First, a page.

for overseas broadcast, but the tapes have languished ever since
in the Library of Congress vaults until Larry Appelbaum made his
discovery. The sound is fine. Monk engages quickly, but Coltrane
is revelatory, especially on the one non-Monk tune where he kicks
everything up a gear, then sustains that level to the end.
The Essential Tito Puente (1949-63 ,
A Puerto Rican from Spanish Harlem, Puente took over the drum kit
in Machito's Afro-Cuban band when he was 19, and a decade later
was running his own band, garnering plaudits like "the king of
mambo," or just El Rey. He played anything you can hit with a
stick or mallet, but was best known for timbales -- a kit with
two tuneable drums, cowbells and cymbals. He recorded more than
one hundred albums, working steadily up to his death in 2000,
but his classic recordings date from the '50s, when he as much
as created the craze for mambo and cha-cha. His bands were huge,
the brass driving home every point, the complex percussion flat
out racing. My appetite for salsa, which roughly speaking is
the next generation beyond Puente and Machito, has long been
limited by its slick overkill, but for once the title here is
right: this is essential.
Papa Wemba: 1977-1997 (, Stern's Africa, 2CD).
A flamboyant singer, Wemba has been a major figure in the evolution of
Congo's rhumba/soukous guitar pop since the early '70s. He was a founder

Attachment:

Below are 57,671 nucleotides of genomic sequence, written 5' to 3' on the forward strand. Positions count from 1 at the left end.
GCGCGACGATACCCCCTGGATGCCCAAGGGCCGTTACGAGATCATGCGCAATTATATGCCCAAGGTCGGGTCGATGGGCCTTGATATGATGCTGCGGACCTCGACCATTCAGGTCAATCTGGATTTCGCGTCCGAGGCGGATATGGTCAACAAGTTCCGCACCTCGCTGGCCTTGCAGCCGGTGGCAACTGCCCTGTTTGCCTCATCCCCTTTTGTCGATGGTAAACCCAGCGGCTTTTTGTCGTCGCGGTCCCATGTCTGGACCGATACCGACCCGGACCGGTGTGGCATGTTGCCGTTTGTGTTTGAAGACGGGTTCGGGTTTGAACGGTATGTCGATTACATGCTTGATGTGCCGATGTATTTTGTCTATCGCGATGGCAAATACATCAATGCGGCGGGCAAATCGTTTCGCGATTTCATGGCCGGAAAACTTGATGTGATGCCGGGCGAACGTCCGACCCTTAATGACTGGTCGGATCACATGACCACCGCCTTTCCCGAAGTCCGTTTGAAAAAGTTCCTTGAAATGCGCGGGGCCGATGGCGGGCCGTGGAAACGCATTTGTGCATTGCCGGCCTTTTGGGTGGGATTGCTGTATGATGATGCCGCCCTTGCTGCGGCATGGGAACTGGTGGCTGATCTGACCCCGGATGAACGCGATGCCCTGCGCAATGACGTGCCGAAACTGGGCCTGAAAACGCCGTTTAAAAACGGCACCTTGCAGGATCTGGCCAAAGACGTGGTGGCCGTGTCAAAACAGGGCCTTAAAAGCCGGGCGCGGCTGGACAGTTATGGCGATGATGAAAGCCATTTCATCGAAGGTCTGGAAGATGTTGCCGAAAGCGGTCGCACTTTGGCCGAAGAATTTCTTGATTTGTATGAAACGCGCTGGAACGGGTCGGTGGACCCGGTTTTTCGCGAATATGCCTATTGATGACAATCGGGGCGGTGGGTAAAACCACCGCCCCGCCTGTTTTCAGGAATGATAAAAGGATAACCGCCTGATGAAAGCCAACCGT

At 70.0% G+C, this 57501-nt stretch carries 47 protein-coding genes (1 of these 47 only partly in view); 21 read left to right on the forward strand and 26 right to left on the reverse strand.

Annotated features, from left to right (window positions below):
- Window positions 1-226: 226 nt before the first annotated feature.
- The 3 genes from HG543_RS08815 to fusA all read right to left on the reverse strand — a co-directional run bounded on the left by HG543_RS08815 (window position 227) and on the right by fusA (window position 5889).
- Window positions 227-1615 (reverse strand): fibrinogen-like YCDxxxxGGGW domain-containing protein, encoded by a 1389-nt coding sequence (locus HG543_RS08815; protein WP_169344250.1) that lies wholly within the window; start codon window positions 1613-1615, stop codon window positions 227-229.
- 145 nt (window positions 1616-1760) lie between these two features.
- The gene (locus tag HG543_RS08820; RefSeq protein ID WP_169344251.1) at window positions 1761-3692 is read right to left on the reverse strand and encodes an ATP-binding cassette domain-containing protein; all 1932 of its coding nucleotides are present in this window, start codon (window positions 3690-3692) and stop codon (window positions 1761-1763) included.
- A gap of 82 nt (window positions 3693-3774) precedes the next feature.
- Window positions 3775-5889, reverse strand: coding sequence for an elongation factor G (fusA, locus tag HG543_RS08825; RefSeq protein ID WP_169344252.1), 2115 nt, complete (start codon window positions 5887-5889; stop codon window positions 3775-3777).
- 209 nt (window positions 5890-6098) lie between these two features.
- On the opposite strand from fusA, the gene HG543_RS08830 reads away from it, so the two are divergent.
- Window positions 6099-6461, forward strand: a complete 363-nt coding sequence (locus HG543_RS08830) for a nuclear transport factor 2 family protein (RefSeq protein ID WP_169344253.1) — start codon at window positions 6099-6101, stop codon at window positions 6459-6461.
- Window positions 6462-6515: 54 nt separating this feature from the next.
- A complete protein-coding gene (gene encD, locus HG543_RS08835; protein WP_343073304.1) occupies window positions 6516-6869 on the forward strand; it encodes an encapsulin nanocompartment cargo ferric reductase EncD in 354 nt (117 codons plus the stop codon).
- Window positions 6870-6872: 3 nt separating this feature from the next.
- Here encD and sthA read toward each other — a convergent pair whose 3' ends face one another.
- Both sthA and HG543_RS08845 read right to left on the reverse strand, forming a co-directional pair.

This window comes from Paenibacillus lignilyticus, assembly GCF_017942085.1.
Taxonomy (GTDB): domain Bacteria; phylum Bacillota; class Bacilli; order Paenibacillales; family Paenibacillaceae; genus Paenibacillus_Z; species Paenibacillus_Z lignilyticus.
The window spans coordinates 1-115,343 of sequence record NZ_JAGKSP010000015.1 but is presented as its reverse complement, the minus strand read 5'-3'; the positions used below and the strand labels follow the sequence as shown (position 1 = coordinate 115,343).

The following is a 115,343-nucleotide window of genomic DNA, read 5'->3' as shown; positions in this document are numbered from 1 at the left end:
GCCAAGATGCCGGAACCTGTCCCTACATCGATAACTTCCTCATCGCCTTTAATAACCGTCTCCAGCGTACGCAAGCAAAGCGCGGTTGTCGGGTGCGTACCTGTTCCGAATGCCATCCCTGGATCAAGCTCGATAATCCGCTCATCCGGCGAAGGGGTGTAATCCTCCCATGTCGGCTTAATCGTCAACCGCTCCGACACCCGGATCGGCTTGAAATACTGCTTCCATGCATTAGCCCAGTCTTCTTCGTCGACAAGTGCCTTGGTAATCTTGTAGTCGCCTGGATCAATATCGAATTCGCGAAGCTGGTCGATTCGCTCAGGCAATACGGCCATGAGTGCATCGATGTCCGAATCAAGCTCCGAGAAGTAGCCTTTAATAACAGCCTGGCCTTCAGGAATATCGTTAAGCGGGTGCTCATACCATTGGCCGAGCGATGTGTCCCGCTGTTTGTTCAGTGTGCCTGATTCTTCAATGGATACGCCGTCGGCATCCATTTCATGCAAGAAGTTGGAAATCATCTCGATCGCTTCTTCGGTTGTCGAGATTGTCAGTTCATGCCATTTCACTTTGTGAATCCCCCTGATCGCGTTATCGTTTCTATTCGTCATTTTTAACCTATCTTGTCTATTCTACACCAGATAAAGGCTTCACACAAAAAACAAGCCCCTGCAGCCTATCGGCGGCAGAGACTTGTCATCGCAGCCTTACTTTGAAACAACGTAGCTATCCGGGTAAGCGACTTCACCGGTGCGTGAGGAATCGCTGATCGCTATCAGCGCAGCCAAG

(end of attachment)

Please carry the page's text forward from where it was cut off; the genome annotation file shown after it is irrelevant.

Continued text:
of Zaiko Langa Langa, later the leader of Viva La Musica, with dozens
of albums under his own and/or his groups' names -- only a couple easy
to find hereabouts. I doubt that two hours over twenty years does more
than scratch the surface -- note that the first disc, starting with
six songs culled from 7-inch vinyl, only makes it to 1983, and the
balance pulls no more than one song per album, missing all but one
of the half-dozen albums I'm familiar with. The exception is a great
one from 1986, L'Esclave.
- Aesop Rock: Fast Cars, Danger, Fire and Knives
(2005, Definitive Jux): the underground rapper's record is new,
but considered to be an EP, clocking in at 30:45; the packaging
introduces a new gimmick in recycling: an 88-page booklet with
the lyrics to this and four previous releases; the EP is par for
the course, deft beats and a firehose torrent of words.
- Albert Ayler: New Grass (1968 , Impulse):
girlfriend Mary Maria Parks takes the horn by the balls and cuts
loose with a raucous r&b record; the saxophonist offers some
old-fashioned honking, but mostly reverts to form, juxtaposing his
usual plaintive, tortured search against the certainty of Pretty
- Gato Barbieri: Chapter Four: Alive in New York
(1975 , Impulse): like many live performances, this one
picks up speed as it progresses, eventually delivering on its
Coltrane to cha-cha-cha promises; like many live performances,
it's also thinner sounding than its studio predecessors.
- Brandy: The Best of Brandy (1994-2004 ,
Atlantic): Debuted at 15; 10 years later she has four albums and
a convenient profit-taking best-of; strikes me as ordinary progress
from ingenue to property, both producer-heavy, with the usual kit
bag employed for the usual results.